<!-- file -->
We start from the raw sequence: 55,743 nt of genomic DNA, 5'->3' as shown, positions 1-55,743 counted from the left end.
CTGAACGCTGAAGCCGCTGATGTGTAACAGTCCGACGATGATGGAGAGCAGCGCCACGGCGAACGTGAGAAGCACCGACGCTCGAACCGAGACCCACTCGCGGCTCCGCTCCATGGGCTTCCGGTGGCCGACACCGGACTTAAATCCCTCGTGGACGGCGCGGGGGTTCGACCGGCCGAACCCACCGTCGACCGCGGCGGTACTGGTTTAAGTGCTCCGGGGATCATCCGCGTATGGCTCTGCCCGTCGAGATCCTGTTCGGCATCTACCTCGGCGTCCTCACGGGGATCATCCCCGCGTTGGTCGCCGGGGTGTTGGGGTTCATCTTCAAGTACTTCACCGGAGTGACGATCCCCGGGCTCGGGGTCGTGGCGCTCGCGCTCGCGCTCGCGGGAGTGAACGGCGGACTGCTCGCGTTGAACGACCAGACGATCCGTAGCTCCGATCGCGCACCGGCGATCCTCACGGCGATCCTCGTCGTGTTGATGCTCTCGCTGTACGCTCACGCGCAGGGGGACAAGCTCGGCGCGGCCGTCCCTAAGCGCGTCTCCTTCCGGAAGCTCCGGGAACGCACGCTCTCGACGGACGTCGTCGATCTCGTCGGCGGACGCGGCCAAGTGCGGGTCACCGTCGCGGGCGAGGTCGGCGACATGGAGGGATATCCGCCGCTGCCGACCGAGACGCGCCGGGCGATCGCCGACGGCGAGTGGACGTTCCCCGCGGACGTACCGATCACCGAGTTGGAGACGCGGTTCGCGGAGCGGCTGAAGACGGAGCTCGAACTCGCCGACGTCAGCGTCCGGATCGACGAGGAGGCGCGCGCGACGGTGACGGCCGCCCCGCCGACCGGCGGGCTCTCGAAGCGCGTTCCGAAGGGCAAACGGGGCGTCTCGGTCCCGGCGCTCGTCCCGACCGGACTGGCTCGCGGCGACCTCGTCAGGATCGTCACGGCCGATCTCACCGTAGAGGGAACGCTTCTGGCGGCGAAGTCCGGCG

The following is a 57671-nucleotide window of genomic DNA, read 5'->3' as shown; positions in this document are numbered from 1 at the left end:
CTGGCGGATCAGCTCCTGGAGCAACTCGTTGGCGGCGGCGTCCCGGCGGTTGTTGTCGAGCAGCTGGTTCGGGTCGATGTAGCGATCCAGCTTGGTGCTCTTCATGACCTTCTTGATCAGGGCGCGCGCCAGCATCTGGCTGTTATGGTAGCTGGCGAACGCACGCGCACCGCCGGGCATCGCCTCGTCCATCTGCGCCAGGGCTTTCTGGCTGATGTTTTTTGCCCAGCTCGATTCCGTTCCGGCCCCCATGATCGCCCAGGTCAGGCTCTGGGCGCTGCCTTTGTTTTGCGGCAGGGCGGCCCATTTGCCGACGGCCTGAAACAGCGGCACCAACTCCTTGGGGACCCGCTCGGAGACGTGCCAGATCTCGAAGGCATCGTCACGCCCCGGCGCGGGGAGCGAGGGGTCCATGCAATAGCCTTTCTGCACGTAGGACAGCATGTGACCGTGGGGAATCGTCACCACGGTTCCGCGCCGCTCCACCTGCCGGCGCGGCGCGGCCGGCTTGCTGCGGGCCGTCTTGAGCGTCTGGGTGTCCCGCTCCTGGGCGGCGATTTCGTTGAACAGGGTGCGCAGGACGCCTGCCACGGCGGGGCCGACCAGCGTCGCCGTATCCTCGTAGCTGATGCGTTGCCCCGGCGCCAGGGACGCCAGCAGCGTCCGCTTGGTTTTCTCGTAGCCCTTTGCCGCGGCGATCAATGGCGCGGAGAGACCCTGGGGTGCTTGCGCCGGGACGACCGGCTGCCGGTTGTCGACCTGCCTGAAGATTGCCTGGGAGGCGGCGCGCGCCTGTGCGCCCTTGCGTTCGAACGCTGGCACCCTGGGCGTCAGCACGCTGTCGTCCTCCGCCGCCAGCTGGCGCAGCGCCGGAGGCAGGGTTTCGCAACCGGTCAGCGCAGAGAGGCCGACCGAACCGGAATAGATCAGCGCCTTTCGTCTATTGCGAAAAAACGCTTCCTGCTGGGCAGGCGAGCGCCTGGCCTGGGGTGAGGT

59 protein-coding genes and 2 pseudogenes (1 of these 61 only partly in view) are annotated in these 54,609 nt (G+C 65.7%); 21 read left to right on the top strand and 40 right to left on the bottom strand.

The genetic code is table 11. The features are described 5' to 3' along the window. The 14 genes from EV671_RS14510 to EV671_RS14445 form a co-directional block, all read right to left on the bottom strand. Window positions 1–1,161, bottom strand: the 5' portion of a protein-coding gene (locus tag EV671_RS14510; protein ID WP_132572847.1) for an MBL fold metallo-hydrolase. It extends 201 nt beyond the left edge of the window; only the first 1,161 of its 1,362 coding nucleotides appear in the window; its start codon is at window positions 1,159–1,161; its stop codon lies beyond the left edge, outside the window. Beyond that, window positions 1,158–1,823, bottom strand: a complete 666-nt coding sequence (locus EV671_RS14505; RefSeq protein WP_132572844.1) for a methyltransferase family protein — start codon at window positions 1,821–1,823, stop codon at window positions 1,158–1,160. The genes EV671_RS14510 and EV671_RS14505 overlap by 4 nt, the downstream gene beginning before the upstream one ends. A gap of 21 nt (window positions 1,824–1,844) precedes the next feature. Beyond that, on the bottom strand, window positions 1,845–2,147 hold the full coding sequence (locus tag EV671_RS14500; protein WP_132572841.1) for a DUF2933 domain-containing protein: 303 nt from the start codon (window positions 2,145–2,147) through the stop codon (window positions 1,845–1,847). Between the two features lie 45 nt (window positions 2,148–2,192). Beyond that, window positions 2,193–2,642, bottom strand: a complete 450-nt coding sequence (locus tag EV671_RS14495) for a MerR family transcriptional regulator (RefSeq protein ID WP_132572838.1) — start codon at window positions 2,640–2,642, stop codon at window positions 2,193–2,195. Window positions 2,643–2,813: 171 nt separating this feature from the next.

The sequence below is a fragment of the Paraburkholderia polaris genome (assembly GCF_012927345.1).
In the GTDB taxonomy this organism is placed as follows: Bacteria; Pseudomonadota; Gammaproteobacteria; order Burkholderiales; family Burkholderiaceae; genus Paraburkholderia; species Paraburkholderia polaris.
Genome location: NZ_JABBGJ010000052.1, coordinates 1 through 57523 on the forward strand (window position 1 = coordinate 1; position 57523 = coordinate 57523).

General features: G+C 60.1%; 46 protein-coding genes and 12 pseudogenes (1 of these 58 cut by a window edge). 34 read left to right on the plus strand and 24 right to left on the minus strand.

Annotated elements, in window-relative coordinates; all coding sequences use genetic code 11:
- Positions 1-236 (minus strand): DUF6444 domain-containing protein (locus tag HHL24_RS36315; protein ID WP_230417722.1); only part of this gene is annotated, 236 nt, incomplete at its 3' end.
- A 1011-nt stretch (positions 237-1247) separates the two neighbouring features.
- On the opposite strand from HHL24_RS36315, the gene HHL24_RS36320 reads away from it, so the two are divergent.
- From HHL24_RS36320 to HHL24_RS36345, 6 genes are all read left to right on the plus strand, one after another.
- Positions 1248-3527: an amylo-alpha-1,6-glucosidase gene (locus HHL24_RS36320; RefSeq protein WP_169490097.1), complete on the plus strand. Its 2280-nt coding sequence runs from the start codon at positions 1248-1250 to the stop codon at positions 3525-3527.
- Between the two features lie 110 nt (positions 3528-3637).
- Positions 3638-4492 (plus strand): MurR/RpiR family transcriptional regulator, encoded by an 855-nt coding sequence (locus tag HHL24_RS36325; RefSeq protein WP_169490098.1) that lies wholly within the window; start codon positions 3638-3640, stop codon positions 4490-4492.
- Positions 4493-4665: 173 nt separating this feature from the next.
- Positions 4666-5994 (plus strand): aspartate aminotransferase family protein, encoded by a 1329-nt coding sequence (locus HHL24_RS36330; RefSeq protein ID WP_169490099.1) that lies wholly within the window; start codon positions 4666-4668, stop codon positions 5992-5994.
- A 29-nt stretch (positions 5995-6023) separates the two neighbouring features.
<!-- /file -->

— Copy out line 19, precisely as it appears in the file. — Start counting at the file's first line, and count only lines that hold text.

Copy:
- Positions 4493-4665: 173 nt separating this feature from the next.